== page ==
The Immortal Twenty-One

Former Stanford Daily Editor Larry Cahn describes the most daring and cunning theft in the long and colorful history of college sports rivalries, explaining to origins of Stanford's "Immortal 21", the 21 young men responsible for returning the proud, much-celebrated symbol of Stanford University sports teams to its rightful owners - way back in the spring of 1930!

The Immortal Twenty-One


Editor's Note: The Bootleg is proud to present this article as it originally appeared in Editor Peter Grothe's outstanding, but long out-of-print 1952 compilation of essays, Great Moments in Stanford Sports. The Bootleg is profoundly grateful to our longtime friend, the late Mr. Grothe, for personally having given us permission to re-publish these wonderful, long-forgotten articles and open them up to a new generation of Cardinal fans.


Larry Cahn is sports editor of the Stanford Daily and a contributor to Skyline Magazine. A member of Sigma Delta Chi, professional journalism fraternity, he is art editor of this book. Here he describes the most daring and cunning theft in sports annals.




THE STANFORD AXE, a symbol of tradition, was captured by California on Saturday, April 15, 1899, following a baseball game.


And Cal kept the Axe for thirty-one years, frustrating attempt after attempt by Stanford students to regain it. Then, along came twenty-one Stanfordites with a daring scheme. Let's trace the events leading to the Axe recovery.


On Thursday morning, April 3, 1930, the twenty-one went over their plot for the final time. At 4:30 that afternoon three cars, with seven men in each, left the Stanford mausoleum and headed for Berkeley to get the Axe.


One car, driven by Eric Hill, '29, went directly to Alston Way, east of Shattuck Avenue. There, the occupants dressed and acting like true Californians, joined the Cal frosh in their march to the bank vault to get the Axe for the ensuing rally.


In another car, Barry Likens, '31, and his crew drove directly to South Berkeley to the Axe Rally. Meanwhile, Donald Kropp and James Trimingham, '29, sped to Hertz Drive-Yourself Service and there rented a Buick roadster, the get-away car.


Kropp then picked up his own car, and with Arthur Miller went to Sather Gate to await the departure of the armored car carrying the Axe back to the safety of the bank. Upon seeing it, they were to hustle back to the bank and ready the others. Trimingham, Warren Gage and Raymond Welch proceeded to the bank, backed the car onto the sidewalk, set up a camera, and posing as photographers, waited.


Suddenly Miller and Kropp were back at the bank. The Axe was on its way. Kropp parked his car at the rear of the camera car in such a way as to ward off any cars that might pursue the roadster and the prized Axe. Miller, concealing a tear gas bomb under his coat stood at the entrance to the bank.


It was 7 p.m. when the black-steel armored car came into sight. Riding with the Axe were Norm Homer, custodian, an armed guard, and a driver. But more important were the Stanford men who had climbed aboard as the car left the rally.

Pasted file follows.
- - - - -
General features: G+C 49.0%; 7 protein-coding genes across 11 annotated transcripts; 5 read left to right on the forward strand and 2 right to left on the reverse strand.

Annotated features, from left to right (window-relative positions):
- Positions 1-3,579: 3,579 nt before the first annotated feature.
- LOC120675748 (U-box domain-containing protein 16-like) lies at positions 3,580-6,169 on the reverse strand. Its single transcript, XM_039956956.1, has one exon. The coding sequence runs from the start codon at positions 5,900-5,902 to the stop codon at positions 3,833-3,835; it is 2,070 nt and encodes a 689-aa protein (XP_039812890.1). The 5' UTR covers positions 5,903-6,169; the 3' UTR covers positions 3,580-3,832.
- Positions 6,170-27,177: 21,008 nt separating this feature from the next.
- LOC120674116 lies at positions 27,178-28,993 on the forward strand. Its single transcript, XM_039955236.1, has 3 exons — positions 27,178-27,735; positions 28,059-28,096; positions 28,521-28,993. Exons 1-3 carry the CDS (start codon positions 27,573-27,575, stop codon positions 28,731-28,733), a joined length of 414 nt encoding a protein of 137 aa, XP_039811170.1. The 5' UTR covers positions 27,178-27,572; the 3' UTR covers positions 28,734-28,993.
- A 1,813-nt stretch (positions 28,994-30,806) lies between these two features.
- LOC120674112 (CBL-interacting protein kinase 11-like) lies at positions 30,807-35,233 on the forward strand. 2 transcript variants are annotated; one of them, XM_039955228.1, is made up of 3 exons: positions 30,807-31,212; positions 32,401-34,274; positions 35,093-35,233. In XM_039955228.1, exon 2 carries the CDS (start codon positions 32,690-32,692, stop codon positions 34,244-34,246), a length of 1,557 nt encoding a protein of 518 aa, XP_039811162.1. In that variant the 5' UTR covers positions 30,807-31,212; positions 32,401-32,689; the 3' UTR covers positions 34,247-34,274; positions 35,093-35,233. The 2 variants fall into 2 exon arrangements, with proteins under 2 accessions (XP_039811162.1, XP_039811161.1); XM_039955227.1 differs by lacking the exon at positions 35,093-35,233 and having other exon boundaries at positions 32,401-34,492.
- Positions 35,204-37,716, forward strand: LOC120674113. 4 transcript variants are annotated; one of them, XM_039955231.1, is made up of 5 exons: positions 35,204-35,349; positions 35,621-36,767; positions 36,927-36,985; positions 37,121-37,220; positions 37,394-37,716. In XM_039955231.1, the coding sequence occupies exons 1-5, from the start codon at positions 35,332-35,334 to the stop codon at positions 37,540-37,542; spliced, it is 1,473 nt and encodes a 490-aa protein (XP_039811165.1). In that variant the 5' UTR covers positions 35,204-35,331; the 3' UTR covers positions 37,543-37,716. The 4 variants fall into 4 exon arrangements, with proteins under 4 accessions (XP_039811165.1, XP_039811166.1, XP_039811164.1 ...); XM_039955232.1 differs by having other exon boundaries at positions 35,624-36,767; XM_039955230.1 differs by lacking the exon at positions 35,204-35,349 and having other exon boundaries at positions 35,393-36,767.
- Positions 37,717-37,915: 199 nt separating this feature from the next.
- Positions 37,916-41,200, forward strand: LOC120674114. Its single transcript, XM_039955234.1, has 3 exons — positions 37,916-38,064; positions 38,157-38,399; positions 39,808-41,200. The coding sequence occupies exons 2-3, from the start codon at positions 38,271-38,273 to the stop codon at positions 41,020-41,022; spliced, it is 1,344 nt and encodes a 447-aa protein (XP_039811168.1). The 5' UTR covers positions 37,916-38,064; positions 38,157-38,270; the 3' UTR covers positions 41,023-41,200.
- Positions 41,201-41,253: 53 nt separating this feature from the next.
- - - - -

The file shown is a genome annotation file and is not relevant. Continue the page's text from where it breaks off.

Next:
As the armored car rolled to a stop in front of the bank, the fake cameramen ordered room to be made so a good shot of the Axe could be taken. California frosh, who had arrived and were acting as guards, smiled politely and stepped back.


Then Custodian Homer stepped from the car, Axe in hand. At that moment an overloaded shot of flashlight powder was discharged with a blinding flash. Scarcely had Homer touched the sidewalk when Howard Avery, '31, dropped from the roof of the armored car, wrested the Axe from Homer, and passed it through several hands until the treasure reached Bob Loofbourow, '29.


Loofbourow tucked it under his sweater and calmly walked to the camera car, got in and, with Trimingham at the wheel, the Axe was on its way back to Stanford.


As the roadster sped away, Miller let his bomb fly, scattering the now excited, ever-increasing crowd. Avery, attacker of Homer, escaped in the melee.


Stanford men now mixed freely with Californians, shouting in protest against the theft and voicing the idea of gathering at the Campanile to form a pursuit party. This ruse delayed the immediate chase of the car now speeding toward Palo Alto.


Meanwhile, the remainder of the twenty-one finally faded from the Berkeley mob and headed home as best they could. No one was captured by the infuriated Californians.


At 7: 50 p.m. on that memorable April 3 evening, the Axe was back on the Farm and safely in the hands of jubilant Stanfordites. And the twenty-one Stanford patriots went down in Stanford's hall of fame, never to be forgotten, always to be revered as the Immortal Twenty-One


"The Immortal 21"


Howard Avery, '31
Gerald Bettman, ' 31
Glenford Brunson, '31
John Coons, '30
William Eberwine, '31
Louis Ferrino, '31

Warren Gage, '30
Robert Gordon, '31
Eric Hill, ‘29

Abe Jensen, '31
Donald Kropp, '26
Matt Lehmann, '31

George Likens, ‘31

Bob Loofbourow, ‘29

Arthur Miller, '31 (the last surviving member, who passed away in July of 2007)

Henry Powell, ‘29

Edward Soares, ‘30

Gordon Snodgrass, ‘30

Robson Taylor, '32

Jim Trimingham, ‘29

Raymond Welch, ‘30


Thank you, gentlemen! At The Bootleg, we never forget!

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